Legal practitioners who prepare wills now take care to be satisfied that the will instructions represent the independent wishes of their clients. A forthcoming change in the law in section 52 of the Wills, Estates and Succession Act requires some heightened awareness of the possibility of undue influence on the part of wills practitioners. Once the section is in force, the onus of proof in cases where undue influence is alleged will shift to the defender of a will in certain circumstances. This change heightens the need for practitioners to be able to recognize signs (“red flags”) pointing to the possibility that a client’s independent wishes are being overborne by coercive pressures and to take reasonable steps to prevent, to the extent possible, later challenges on the ground of undue influence and to record those steps. A practitioner should anticipate being called as a witness to rebutt the new presumption of undue influence.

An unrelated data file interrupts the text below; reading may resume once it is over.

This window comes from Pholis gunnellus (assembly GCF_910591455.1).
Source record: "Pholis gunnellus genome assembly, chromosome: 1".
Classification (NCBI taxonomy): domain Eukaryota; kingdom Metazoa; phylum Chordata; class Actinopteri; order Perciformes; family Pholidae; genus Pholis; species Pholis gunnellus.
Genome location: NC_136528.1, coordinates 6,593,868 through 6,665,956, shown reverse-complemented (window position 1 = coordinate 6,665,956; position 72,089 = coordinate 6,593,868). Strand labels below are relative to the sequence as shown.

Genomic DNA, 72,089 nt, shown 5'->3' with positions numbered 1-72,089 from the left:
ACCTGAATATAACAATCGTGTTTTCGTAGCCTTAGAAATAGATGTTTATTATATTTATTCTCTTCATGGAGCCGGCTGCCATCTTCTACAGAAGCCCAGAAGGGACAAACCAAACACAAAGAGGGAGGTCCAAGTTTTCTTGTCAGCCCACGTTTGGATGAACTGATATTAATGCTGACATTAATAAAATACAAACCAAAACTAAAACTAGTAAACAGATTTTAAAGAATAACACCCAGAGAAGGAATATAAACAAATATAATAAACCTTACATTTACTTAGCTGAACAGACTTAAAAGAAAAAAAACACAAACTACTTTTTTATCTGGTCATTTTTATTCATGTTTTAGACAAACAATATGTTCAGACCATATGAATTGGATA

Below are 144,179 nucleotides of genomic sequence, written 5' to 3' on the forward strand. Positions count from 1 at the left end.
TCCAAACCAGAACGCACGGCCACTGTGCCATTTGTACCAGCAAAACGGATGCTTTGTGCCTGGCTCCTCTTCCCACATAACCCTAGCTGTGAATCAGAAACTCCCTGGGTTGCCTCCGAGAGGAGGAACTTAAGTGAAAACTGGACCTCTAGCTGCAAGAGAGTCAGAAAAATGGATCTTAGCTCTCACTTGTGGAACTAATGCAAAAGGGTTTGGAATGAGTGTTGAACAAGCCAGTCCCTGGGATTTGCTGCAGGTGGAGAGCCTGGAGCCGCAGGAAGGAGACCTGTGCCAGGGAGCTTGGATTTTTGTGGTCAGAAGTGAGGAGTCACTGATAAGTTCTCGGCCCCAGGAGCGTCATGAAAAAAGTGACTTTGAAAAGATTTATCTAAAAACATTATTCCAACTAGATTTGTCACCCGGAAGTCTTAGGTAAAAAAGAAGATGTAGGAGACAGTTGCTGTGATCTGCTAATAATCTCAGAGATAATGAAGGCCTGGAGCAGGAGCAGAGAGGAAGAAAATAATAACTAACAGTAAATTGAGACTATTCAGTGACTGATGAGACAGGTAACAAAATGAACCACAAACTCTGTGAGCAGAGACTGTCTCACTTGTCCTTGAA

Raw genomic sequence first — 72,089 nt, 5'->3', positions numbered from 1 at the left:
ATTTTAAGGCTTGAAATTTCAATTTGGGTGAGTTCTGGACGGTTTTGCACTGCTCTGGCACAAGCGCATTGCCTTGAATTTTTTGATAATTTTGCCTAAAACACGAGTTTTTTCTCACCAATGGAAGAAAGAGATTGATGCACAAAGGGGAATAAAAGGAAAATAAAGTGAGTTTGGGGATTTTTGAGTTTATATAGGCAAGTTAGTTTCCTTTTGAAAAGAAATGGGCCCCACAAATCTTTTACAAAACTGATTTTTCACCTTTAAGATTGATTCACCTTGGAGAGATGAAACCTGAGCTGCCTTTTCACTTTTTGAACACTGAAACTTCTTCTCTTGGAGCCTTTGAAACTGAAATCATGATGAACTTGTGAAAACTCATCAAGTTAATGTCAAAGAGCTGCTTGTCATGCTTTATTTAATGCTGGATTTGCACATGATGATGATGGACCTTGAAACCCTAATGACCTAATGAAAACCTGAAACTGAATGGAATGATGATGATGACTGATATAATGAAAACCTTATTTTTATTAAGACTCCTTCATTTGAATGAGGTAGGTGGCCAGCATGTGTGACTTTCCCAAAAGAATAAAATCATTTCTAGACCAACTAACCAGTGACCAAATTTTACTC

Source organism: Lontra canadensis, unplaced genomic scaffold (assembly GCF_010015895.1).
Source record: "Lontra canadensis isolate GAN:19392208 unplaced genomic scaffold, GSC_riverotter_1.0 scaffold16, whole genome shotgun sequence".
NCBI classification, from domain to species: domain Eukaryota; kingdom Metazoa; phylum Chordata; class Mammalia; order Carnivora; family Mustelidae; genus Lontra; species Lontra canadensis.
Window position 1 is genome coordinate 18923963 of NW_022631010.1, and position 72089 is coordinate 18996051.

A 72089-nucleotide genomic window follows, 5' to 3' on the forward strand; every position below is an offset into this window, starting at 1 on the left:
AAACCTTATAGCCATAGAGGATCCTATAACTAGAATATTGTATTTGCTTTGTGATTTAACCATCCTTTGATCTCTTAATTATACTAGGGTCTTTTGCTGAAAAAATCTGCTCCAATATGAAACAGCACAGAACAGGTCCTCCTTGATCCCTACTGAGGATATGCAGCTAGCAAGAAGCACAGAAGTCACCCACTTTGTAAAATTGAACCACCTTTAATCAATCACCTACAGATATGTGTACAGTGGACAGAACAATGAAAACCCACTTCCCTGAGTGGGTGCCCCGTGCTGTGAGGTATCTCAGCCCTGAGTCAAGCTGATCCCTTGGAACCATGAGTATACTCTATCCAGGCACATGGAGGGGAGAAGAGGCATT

This Guide is intended for the use of legal practitioners who prepare wills. It was developed by an interdisciplinary committee with the support of the Notary Foundation and the Lawyers Insurance Fund.
This Guide is available in Adobe Acrobat (PDF) format.